NPR had an article on the Monday evening news show about mommy bloggers. The controversy that precipitated the article has to do with blog-ola or the free swag and other perks many marketers are giving to bloggers in hopes of getting favorable publicity on their blogs. The following paragraph summarizes the article:
The growing rift in the blogosphere over what some are calling “blog-ola” was among the issues discussed at the fifth annual Blog-Her conference in Chicago. According to NPR, mommy blogs are shifting toward product reviews. Many bloggers find that they get even more readers by specializing in a specific niche. Mothers control up to 80 percent of household spending, so it was only a matter of time before mommy bloggers, and now Twitterers, were reviewing and promoting products and services. Companies from Wal-Mart to Kmart work with mommy bloggers, and in some cases the lines are being blurred. Meanwhile, the Federal Trade Commission is considering new guidelines to help clarify what constitutes advertising in the blogosphere. The article ends with a reference to the website Blog With Integrity which is asking bloggers to sign and post an ethical pledge.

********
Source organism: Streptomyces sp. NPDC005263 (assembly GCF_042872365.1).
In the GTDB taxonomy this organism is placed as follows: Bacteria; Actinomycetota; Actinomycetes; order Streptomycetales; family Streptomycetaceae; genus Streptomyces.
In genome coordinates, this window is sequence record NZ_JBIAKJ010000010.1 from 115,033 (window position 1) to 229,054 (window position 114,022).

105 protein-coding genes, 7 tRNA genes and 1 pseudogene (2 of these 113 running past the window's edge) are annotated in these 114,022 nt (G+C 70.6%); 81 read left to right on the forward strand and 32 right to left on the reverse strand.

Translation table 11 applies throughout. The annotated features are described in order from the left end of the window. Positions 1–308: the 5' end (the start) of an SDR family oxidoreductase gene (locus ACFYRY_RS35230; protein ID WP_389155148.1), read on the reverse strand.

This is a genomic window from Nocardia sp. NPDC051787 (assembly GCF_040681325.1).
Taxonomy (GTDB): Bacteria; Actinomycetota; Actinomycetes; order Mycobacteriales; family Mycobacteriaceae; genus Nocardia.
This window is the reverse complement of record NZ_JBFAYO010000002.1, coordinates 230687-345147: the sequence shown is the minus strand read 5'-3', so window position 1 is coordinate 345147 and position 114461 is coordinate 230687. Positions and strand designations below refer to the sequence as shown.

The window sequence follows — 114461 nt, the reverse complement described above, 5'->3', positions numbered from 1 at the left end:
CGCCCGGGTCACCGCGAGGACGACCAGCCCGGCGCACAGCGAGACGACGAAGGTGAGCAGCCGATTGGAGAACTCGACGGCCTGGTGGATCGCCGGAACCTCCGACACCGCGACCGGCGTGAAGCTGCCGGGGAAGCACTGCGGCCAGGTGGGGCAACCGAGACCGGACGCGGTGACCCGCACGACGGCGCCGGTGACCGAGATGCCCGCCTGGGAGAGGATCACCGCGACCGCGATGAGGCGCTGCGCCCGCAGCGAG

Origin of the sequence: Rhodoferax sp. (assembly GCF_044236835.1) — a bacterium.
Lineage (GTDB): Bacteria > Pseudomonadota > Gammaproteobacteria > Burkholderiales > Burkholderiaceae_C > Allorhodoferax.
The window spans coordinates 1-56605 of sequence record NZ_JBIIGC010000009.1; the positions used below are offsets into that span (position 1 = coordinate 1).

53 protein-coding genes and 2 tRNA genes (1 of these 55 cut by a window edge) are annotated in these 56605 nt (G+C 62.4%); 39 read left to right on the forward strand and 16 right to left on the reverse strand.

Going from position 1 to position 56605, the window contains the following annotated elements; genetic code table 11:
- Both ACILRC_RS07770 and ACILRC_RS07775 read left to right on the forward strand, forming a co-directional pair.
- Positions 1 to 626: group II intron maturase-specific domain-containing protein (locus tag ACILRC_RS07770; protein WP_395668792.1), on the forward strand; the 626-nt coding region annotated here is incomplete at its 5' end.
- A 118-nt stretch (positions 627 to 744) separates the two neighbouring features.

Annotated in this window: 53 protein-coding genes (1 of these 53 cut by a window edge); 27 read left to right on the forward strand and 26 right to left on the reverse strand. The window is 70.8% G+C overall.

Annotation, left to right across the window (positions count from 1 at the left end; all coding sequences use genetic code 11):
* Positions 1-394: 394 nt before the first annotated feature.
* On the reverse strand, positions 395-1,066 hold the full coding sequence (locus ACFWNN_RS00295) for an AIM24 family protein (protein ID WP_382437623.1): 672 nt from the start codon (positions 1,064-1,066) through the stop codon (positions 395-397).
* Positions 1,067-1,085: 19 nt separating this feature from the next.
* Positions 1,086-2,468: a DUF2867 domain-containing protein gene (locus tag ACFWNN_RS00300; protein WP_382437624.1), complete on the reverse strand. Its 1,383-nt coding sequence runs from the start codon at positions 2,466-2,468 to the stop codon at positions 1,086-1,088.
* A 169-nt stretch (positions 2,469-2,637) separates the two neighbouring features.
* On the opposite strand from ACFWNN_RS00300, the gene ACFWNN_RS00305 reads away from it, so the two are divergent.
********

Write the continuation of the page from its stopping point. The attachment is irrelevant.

I know some moms that blog and they probably don’t appreciate the term mommy blogger. None of their blogs have any overt advertisements on them and I have never detected and subliminal marketing. Although I do some how feel compelled to visit Plum Market, but mainly because I have never been there. Like I said they are moms that blog, but their children are no longer young enough to be marketing targets. If my math is correct there is only one teenager left among the lot. Plus many of their children have blogs of their own. I find this so called controversy to be a tempest in a teapot. If in this day and age a reader cannot discern the difference between an honest opinion and an infomercial then let the buyer beware.